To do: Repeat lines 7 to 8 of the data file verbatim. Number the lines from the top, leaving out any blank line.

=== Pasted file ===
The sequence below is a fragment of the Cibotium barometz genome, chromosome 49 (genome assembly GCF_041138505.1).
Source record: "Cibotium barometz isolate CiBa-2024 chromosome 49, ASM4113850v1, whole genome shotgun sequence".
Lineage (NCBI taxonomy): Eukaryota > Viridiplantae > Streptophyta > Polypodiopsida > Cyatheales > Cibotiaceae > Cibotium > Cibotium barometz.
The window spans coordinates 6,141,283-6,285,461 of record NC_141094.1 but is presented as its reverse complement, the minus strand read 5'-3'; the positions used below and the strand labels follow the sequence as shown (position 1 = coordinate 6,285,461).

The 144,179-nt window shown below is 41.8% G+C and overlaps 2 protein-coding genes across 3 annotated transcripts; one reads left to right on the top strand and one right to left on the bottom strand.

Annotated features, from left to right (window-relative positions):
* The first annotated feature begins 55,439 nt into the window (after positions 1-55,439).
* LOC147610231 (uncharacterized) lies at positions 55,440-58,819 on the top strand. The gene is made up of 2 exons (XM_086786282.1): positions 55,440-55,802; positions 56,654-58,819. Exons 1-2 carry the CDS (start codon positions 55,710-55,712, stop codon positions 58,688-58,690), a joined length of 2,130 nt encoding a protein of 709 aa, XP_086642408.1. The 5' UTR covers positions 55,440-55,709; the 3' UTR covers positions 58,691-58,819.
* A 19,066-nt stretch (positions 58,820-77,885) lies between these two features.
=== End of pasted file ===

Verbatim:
* The first annotated feature begins 55,439 nt into the window (after positions 1-55,439).
* LOC147610231 (uncharacterized) lies at positions 55,440-58,819 on the top strand. The gene is made up of 2 exons (XM_086786282.1): positions 55,440-55,802; positions 56,654-58,819. Exons 1-2 carry the CDS (start codon positions 55,710-55,712, stop codon positions 58,688-58,690), a joined length of 2,130 nt encoding a protein of 709 aa, XP_086642408.1. The 5' UTR covers positions 55,440-55,709; the 3' UTR covers positions 58,691-58,819.